Those essentially were best-case scenarios for the Thunder.
None of those estimates take into account Kevin Durant's actual contract. Lowe provided those payroll estimates as a way of examining what could have been had the NBA not voted to award Durant a 5 percent pay increase on his new contract, or approximately $3 million more per season for five seasons.
“The estimated payroll figures with Harden on board, and with Durant's actual (higher) salary, jump into the $95 million-$100 million range with Perkins still aboard and $85 million range with Perkins amnestied,” Lowe wrote.
The Brooklyn Nets, with $100 million committed in salaries, project to have the league's highest payroll next season. They play in the country's largest market (which generates considerably more revenue than Oklahoma City) and have the NBA's second richest owner. And even the Nets have folks in disbelief at their willingness to take on a projected tax bill of $86 million.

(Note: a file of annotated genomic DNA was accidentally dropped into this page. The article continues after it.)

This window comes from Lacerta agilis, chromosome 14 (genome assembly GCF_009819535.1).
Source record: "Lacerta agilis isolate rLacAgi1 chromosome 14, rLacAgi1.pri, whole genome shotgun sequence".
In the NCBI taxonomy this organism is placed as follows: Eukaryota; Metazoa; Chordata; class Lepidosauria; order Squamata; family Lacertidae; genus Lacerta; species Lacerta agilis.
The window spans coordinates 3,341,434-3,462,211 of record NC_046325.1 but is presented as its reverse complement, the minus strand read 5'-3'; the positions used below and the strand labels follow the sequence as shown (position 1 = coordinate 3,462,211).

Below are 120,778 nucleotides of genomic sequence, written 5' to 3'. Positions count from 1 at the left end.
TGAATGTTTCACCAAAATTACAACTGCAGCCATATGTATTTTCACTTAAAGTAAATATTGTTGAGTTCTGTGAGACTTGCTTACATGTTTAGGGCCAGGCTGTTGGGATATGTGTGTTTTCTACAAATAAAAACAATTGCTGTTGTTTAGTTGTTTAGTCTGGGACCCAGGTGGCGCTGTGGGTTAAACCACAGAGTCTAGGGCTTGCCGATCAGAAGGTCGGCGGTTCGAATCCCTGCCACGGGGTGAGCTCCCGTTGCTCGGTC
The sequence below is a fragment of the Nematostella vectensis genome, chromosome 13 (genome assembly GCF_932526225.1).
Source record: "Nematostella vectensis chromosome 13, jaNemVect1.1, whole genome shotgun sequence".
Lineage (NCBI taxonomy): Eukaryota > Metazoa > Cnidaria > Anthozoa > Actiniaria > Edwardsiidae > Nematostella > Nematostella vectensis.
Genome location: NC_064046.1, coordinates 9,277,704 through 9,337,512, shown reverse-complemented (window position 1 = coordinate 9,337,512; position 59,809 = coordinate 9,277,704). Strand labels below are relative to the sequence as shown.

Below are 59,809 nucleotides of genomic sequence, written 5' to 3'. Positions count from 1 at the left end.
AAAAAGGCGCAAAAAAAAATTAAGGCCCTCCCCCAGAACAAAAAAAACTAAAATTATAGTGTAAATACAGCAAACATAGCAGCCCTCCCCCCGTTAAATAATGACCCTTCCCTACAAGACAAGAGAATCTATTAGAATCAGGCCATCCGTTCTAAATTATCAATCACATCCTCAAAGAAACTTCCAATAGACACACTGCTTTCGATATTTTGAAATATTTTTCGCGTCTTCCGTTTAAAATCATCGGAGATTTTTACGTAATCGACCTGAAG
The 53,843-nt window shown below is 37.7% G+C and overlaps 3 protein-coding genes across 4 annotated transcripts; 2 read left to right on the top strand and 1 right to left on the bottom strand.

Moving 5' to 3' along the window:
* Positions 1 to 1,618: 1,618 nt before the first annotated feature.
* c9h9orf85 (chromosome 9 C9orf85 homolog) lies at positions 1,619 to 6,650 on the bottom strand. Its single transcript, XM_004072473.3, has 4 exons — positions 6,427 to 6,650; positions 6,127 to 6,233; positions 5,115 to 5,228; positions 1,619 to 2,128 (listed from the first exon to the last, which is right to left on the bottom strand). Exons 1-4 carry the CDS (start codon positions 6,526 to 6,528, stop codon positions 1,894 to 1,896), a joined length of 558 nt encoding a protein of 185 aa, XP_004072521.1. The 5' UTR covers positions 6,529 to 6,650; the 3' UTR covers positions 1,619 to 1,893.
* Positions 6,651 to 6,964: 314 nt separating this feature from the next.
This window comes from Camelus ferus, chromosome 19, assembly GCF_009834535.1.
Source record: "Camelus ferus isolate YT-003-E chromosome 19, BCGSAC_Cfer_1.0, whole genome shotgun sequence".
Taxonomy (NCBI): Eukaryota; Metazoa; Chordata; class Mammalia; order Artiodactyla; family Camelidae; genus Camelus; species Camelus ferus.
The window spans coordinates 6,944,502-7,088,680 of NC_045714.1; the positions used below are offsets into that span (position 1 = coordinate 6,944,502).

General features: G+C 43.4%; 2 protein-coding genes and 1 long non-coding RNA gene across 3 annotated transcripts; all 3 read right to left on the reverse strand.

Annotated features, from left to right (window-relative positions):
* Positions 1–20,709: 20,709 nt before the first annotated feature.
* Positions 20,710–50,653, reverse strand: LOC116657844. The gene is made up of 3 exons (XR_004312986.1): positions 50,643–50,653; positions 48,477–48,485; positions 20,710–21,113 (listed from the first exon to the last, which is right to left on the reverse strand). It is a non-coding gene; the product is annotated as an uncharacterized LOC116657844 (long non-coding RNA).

That tax payment alone is expected to be more than any other franchise will pay in team salary this season.
To this day, many still mock the Thunder for declining a similar distinction; for trying to be smart and, as Lewis put it, master the art of winning an unfair game.
“Harden wanted a max deal, and he deserved one,” Lowe wrote. “Given that basic reality, the four-star dream was financially unattainable.”Thunderball: The Thunder's future and the legacy of the...